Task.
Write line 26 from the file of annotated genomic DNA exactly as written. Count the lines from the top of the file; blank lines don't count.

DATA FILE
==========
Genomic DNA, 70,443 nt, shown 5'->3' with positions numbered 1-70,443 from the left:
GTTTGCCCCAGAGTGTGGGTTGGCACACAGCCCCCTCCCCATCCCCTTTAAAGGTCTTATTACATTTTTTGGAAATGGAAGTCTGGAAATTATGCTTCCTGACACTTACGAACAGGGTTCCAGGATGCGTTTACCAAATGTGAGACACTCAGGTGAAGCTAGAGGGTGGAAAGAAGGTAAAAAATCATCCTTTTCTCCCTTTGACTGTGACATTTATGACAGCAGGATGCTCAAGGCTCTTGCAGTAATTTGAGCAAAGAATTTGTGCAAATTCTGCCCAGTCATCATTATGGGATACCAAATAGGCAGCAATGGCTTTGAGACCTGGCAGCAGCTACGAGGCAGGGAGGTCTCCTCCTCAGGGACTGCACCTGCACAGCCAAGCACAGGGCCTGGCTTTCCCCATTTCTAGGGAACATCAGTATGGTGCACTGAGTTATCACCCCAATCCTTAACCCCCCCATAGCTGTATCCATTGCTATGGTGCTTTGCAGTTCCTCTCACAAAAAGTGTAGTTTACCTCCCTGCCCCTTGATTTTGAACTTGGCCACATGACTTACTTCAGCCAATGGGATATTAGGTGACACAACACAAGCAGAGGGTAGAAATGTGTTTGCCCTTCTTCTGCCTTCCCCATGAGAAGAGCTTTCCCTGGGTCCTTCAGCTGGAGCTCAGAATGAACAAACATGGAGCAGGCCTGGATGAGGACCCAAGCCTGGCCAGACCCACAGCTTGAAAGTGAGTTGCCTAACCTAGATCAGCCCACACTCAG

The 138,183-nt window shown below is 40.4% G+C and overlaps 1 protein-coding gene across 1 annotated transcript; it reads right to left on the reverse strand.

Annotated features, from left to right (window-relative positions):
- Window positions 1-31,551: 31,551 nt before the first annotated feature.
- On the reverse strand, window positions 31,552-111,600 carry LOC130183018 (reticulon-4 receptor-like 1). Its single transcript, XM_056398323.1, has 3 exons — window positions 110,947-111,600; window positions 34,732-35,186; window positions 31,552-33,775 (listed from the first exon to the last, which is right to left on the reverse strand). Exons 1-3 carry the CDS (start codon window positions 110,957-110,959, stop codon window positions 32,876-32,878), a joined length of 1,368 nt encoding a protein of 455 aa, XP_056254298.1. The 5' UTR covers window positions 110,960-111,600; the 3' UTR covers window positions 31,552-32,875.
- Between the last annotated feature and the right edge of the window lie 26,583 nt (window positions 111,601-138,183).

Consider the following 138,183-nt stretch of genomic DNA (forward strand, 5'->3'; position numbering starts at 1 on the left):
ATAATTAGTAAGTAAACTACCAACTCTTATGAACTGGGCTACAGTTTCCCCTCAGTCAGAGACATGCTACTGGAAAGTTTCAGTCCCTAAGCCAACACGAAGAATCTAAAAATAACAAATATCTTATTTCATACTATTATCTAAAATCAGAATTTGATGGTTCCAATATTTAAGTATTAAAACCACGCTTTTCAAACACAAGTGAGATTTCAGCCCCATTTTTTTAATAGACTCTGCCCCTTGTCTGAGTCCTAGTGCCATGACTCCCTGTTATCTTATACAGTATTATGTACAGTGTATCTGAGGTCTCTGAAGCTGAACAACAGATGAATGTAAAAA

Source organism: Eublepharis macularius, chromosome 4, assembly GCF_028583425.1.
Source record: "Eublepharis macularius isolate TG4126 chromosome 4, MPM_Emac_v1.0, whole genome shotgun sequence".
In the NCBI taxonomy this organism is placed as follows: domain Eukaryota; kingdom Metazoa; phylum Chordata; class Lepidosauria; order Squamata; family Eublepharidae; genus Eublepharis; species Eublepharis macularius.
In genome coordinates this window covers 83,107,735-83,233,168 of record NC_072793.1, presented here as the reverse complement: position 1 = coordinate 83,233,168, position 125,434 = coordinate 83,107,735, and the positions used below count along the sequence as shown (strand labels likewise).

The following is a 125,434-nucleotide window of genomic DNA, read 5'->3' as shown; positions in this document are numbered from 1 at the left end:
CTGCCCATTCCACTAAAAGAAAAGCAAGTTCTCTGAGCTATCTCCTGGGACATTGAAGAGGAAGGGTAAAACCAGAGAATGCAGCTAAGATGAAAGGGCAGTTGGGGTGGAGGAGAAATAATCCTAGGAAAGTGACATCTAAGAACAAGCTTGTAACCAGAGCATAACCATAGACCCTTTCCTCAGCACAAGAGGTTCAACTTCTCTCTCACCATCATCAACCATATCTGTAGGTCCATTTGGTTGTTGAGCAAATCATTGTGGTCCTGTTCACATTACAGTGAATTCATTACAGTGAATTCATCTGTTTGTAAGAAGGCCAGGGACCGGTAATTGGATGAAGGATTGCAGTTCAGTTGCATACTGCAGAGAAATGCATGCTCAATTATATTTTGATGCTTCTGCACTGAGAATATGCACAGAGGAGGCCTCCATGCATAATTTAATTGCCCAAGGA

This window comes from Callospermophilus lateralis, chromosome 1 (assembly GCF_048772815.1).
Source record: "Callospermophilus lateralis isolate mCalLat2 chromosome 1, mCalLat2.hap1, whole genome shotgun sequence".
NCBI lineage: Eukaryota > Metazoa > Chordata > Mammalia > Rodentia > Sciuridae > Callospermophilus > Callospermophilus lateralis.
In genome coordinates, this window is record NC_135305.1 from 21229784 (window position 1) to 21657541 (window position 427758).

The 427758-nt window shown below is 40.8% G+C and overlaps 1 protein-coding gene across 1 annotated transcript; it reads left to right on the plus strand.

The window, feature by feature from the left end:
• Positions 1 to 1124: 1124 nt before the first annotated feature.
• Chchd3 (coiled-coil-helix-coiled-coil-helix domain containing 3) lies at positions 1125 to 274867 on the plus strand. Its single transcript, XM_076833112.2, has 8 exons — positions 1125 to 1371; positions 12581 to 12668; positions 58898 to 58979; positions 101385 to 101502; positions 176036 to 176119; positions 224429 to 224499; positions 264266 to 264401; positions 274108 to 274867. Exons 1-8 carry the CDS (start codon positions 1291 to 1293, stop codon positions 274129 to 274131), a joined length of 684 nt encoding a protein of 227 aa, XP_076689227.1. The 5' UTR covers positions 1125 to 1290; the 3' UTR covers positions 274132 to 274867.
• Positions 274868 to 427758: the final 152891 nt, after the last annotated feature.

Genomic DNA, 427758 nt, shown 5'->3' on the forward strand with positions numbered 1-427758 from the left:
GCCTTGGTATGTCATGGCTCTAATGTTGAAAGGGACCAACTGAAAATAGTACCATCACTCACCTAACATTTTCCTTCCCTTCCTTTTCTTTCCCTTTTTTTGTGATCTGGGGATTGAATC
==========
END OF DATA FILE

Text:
GCCTTGGTATGTCATGGCTCTAATGTTGAAAGGGACCAACTGAAAATAGTACCATCACTCACCTAACATTTTCCTTCCCTTCCTTTTCTTTCCCTTTTTTTGTGATCTGGGGATTGAATC